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Avoid Netflix Stock (NASDAQ:NFLX) after Its So-So Q4 Earnings

Avoid Netflix Stock (NASDAQ:NFLX) after Its So-So Q4 Earnings

Shares of streaming giant Netflix (NASDAQ:NFLX) gained 8.46% last Friday following a so-so Q4 earnings report. NFLX missed analysts’ earnings estimates but met revenue expectations. Nevertheless, the growing competition continues to dilute its market share, evidenced by the deceleration in its bottom-line growth across its most profitable regions. Similarly, the race to develop the most attractive content library is as hot as ever, which continues to chomp away at the company’s cash reserves. Therefore, we are bearish on NFLX stock at this time.

Netflix experienced a startling decline in its market value near the end of 2021. The stock is down a remarkable 47% from its high as its investors plan for an uncertain future fraught with competition. Growth rates have normalized post-pandemic, and its operating metrics will continue to fluctuate over the next several quarters.

Perhaps the greatest challenge for the firm going forward is its capital-intensive business model. It’s incredibly challenging for Netflix to maintain its expansive content cycle amid the growing competition and its worrying liquidity position.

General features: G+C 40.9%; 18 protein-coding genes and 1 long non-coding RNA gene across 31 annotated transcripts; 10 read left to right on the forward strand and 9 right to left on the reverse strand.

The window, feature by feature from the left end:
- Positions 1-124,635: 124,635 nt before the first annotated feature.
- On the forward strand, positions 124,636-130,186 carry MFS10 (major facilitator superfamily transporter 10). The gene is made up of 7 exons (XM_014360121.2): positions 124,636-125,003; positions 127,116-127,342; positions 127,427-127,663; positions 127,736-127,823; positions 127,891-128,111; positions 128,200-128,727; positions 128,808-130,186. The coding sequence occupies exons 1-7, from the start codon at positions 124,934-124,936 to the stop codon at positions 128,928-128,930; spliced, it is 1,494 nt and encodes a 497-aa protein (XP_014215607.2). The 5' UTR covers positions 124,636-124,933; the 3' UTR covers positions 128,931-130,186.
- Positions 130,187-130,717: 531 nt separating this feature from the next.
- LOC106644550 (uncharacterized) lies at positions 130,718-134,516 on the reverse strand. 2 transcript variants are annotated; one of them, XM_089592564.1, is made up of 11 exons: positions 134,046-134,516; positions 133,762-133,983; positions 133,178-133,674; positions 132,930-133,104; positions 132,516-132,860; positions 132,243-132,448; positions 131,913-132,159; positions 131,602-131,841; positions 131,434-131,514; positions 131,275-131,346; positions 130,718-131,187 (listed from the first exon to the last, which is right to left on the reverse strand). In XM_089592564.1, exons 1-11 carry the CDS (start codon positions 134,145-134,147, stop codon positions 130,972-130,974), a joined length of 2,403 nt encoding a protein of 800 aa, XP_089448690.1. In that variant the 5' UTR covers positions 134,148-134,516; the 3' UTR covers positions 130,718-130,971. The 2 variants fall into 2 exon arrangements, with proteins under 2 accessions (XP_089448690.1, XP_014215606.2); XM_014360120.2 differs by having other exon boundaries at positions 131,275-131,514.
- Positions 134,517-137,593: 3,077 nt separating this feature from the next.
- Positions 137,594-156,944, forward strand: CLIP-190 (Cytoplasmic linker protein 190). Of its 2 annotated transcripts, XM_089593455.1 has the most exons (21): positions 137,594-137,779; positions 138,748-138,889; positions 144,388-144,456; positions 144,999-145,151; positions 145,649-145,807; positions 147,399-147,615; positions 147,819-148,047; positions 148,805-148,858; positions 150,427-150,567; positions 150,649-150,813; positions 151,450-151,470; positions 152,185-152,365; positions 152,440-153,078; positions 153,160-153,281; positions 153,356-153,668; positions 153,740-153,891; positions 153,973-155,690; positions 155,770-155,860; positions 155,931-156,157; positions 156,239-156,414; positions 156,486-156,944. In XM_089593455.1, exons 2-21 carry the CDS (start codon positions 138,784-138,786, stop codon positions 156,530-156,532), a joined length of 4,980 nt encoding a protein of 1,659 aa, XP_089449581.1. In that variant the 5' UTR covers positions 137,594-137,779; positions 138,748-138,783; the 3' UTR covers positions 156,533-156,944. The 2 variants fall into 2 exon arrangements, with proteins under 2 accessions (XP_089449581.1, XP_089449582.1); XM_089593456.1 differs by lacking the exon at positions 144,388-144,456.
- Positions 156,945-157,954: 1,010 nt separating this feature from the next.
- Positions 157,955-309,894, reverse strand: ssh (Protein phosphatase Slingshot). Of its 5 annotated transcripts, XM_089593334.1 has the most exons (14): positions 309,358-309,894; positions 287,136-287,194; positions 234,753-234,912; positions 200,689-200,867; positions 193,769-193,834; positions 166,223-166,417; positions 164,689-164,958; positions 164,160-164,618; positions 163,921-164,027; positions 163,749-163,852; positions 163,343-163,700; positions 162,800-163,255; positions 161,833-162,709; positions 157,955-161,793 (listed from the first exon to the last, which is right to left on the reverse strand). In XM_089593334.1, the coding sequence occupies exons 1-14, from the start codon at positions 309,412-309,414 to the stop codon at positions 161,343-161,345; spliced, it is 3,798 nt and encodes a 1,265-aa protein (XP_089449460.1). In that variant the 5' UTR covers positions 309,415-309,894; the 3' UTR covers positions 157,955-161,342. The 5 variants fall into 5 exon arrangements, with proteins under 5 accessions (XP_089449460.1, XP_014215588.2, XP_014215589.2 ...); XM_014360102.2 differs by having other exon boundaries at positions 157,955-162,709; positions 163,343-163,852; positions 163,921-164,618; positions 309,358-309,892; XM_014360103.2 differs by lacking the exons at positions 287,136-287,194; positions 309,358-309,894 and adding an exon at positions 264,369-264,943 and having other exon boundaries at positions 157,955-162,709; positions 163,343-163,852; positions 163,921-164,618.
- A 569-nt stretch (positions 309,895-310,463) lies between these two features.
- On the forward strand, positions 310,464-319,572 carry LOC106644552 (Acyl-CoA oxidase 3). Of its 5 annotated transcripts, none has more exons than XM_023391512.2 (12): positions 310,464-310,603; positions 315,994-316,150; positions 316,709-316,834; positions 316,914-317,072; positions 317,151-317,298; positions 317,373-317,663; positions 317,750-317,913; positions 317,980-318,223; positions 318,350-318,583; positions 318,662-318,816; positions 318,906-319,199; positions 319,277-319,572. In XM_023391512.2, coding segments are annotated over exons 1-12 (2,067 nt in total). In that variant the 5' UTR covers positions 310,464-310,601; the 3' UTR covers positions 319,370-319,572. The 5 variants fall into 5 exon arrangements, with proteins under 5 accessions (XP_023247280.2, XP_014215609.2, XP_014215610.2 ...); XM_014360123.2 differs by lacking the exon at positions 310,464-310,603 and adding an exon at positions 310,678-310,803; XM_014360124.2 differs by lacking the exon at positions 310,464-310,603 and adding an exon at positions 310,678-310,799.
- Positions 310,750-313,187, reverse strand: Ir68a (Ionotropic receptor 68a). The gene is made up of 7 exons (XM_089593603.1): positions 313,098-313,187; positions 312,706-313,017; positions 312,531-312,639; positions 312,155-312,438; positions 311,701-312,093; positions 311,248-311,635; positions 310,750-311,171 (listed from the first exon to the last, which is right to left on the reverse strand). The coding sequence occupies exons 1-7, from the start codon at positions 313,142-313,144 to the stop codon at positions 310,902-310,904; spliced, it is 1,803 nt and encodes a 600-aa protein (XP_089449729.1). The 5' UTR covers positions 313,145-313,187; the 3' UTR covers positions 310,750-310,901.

Despite the headwinds and shaky outlook ahead, NFLX stock trades at a forward P/E ratio of 31.9x, roughly 85% higher than the industry median. Given the lack of a huge competitive advantage, the stock is still trading at a nosebleed valuation.

Netflix’s Unimpressive Q4 Earnings

Although Netflix missed analysts’ expectations for the fourth quarter, its management seemed undeterred, praising the firm’s performance. Netflix was upbeat about how the company’s revenue, operating profit, and membership growth exceeded its estimates by a relatively healthy margin. However, that says little about the company’s fourth-quarter showing.

Revenues grew by just 2% from the same period last year, while operating profit margins slipped to 7%. Per-share profits were down, too, plummeting by 91%. On a more positive note, free cash flows (FCF) came in at a spectacular $332 million, significantly higher than the negative $569 million from the same period last year.

For the full year, revenue growth came in at 6% while its operating profit margin shrunk 310 basis points, and per-share earnings fell 11%. Even though cash continues to flow positively, investors have reason to remain cautiously pessimistic currently.

It appears that Netflix is struggling to make substantial gains in its most profitable regions,…

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